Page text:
Like many investors, you may be looking for a way to expand or diversify your investment portfolio. When it comes to real estate, you have a wide range of options. Real estate investment trusts (REITs) are a popular option for investors looking for a less hands-on experience with property management and the potential for steady, passive income.
However, there’s a constant debate among investors about which type of REIT is most beneficial. If you’re new to this alternative investment strategy, we’re here to help you understand the difference between publicly traded and private REITs and identify which one may be more suited to your needs.
What Are Publicly Traded REITs and Private REITs?
Publicly Traded REITs
Publicly traded REITs are generally available to all investors, whether the investor is accredited or not. This means investors don’t have to meet specific requirements, such as having a net worth of more than $1 million or an earned income of over $200,000.
These types of REITs are traded on stock exchanges, such as NASDAQ or the New York Stock Exchange. As such, an investor may enjoy more liquidity with the ability to adjust their positions or exit their investments easily. Because these REITs are publicly listed, investors may also have a better indication of the value of their shares.
Publicly traded REITs may be an attractive option for investors who want more flexibility in their investments, such as trading, reallocating, and rebalancing them more frequently. For instance, those who wish to sell their shares within a quick timeline may find that publicly traded REITs are more suitable for their needs.
This may allow investors to maintain a bit more control over their assets than illiquid investments that cannot easily be exchanged for cash without a significant loss in value. Conversely, investors who don’t require the flexibility or have the same liquidity needs may choose private REITs.
With all REITs, investors receive passive income when the trust’s income is dispersed in the form of dividends to all shareholders. Publicly traded REITs are regulated by the Securities and Exchange Commission (SEC), which ensures the company or entity complies with registration and report filing requirements.
Within the publicly traded REIT category, there are two other classifications — Equity and Mortgage REITs. Equity REITs buy and manage real estate properties and collect payments from tenants. Mortgage REITs own residential or commercial mortgages, or debt, rather than physical real estate. Mortgage REIT earnings come from the net interest margin, which is the spread between the interest they earn on mortgage loans and the cost of funding these loans. As a result, Mortgage REITs can be particularly sensitive to interest rate increases.
Private REITs are mainly sold to institutional or accredited investors. To qualify for this investment, investors must meet a certain income or net worth threshold requirement.
Here is a basic overview of some of the suitability requirements you must meet to qualify for some private REITs:
- Individual income: You earned income that exceeded $200,000 in each of the prior two years and reasonably expect the same for the current year.
- Joint income: You and your spouse earned combined income that exceeded $300,000 in each of the prior two years and reasonably expect the same for the current year.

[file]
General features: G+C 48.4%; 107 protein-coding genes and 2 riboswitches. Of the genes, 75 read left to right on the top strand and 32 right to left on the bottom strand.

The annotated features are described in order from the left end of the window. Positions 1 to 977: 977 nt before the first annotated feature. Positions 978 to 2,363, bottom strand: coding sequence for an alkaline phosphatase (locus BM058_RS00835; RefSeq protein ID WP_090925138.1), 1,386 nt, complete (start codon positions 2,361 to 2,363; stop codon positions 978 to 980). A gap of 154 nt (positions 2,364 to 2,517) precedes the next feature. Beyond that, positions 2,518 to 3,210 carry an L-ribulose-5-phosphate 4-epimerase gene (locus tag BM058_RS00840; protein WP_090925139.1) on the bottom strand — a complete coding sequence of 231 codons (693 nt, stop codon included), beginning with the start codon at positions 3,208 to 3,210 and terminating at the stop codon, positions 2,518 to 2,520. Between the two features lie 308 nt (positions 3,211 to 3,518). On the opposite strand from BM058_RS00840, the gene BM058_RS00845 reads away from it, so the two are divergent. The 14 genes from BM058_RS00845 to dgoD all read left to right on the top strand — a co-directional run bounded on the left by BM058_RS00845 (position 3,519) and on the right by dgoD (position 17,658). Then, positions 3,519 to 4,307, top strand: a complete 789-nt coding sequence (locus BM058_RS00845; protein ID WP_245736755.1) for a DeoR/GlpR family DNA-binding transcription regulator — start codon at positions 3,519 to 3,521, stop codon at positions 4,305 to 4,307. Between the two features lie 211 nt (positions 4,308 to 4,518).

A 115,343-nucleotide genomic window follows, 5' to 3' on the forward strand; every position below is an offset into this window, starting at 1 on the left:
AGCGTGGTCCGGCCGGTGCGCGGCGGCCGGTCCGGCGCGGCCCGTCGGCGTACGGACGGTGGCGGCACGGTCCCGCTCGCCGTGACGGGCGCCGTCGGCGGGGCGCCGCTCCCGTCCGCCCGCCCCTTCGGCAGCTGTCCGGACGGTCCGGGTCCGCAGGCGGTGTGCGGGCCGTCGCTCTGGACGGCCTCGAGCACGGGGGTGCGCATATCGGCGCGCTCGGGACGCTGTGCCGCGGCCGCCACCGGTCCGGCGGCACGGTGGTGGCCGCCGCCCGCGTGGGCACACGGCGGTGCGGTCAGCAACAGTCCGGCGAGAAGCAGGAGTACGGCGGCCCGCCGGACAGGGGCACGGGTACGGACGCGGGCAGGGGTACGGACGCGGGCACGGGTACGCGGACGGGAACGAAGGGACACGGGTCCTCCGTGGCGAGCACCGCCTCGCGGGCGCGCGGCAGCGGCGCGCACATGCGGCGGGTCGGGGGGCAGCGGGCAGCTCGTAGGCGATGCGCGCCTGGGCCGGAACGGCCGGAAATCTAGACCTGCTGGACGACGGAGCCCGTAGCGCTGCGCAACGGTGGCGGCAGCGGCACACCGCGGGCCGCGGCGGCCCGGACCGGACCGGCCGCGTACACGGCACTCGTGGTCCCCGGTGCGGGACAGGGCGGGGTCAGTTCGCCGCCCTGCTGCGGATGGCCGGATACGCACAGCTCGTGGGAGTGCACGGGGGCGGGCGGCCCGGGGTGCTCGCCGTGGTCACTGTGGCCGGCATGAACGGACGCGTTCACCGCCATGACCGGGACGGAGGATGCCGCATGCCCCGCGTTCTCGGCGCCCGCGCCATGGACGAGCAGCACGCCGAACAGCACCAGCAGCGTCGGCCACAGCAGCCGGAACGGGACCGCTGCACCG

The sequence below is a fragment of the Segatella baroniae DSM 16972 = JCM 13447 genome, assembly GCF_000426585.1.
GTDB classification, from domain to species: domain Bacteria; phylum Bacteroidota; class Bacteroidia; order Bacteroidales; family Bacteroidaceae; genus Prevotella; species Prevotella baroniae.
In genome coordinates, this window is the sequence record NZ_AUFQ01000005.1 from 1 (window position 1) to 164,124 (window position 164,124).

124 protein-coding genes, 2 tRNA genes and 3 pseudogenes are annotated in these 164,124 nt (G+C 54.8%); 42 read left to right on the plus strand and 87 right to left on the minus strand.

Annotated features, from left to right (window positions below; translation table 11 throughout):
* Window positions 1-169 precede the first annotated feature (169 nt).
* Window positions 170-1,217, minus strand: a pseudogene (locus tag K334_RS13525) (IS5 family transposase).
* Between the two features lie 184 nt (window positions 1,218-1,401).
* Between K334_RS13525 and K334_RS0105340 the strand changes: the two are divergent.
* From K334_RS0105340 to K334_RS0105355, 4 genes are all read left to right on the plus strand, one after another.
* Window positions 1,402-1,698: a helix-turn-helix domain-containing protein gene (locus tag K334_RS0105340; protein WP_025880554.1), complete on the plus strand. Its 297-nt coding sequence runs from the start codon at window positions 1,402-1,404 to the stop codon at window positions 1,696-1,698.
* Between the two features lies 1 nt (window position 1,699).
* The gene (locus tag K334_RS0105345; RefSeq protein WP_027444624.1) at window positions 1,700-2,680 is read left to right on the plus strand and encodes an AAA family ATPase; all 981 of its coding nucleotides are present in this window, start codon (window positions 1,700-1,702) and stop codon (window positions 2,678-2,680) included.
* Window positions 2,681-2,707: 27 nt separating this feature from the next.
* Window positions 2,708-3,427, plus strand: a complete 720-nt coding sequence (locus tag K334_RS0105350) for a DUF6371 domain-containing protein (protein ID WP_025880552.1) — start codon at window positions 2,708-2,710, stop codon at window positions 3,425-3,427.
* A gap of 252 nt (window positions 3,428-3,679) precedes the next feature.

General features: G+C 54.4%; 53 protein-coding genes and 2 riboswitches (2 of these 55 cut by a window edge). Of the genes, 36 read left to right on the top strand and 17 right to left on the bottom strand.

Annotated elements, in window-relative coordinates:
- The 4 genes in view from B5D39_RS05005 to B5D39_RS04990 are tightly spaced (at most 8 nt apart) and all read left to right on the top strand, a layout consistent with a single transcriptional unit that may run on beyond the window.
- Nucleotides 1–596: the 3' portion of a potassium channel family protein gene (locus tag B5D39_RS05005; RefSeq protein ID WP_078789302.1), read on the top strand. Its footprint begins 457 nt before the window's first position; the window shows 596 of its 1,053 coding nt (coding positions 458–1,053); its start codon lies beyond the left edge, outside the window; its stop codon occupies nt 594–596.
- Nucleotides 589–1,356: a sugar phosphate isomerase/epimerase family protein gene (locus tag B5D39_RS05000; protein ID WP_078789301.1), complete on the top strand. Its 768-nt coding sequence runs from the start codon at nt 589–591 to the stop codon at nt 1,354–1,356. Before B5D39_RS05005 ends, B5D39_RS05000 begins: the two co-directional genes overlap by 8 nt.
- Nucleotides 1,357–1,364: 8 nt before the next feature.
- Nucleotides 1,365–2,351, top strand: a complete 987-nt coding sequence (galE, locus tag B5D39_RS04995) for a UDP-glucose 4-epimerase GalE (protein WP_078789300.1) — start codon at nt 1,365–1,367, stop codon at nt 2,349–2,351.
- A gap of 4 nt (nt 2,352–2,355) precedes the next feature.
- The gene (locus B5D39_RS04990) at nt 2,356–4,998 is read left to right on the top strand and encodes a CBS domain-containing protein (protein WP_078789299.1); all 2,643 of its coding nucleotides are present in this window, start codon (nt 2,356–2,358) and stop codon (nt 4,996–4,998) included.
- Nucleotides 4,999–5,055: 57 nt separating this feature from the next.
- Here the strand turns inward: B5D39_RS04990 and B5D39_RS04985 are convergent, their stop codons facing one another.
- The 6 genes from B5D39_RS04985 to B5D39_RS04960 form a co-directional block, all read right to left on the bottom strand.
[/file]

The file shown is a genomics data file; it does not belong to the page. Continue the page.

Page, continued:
- Net worth: You have a net worth of over $1 million, either alone or together with your spouse, excluding the value of your primary residence.
- Qualified purchaser: You are a natural person — including any person who holds a joint, community property, or other similar shared ownership interest in an issuer that is accepted under Title 15 U.S.C. Chapter 2D, Sub Chapter I, with that individual’s qualified purchaser spouse — who owns a minimum of $5 million in investments.
- Other: You are an accredited investor as defined in Rule 501 of Regulation D for other reasons, such as a director, executive officer, general partner of the Issuer, or FINRA member.
Private REITs are not traded on national securities exchanges or regulated by the SEC, so investors need to do their own due diligence before investing. Private REITs are also not required to file regular reports. Unlike publicly traded REITs, private REITs are typically valued on a monthly or quarterly basis instead of daily, and they are less liquid than publicly traded REITs.
Because investors cannot publicly see share value on a national exchange, it may be more challenging to determine their shares’ worth or evaluate REIT performance at any given moment. However, this also means investors don’t have to worry about daily fluctuations caused by other investors trading in and trading out as with publicly traded REITs. Additionally, private REITs calculate share prices much less frequently, which also contributes to less fluctuation.
Unlike publicly traded REITs, private REITs may borrow to pay dividend distributions, which adds to investor risk. Private REITs, though, may pay higher dividend yields than publicly traded REITs.
Comparing Publicly Traded vs. Private REITs
Because your individual investment needs and financial goals are unique, it’s critical to understand that each investing strategy has potential benefits and drawbacks. To help you make an informed decision, look at both REIT types and compare them across many different factors.
REITs are a commonly used strategy for their tax advantages. Both publicly traded and private REITs must distribute at least 90% of their earnings to shareholders, and it avoids paying corporate income tax on the distributions. This tax advantage trickles down to investors, whose dividends are not double-taxed.
Private REITs, which are generally also LLCs, offer a unique benefit. The depreciation from the REIT can be passed to individual shareholders so investors can offset their income with the depreciation tax deduction. Private REIT tax advantages may also include long-term capital gains if investors hold an asset for a certain period.
If you always want the option to sell your asset or cash out of your investment and access your funds, publicly traded REITs may be a better choice. Unlike publicly traded REITs, private REITs are limited by internal cash flow, and many have lock-up periods. This means you may not be able to access your funds for years at a time, until the predetermined exit period.
Investors who have a broader investment time horizon may enjoy the other benefits of private REITs, such as higher returns, and not care as much about their illiquidity. Investors who think they may need to liquidate in the short term but still want to diversify their investment portfolios may be more interested in publicly traded REITs.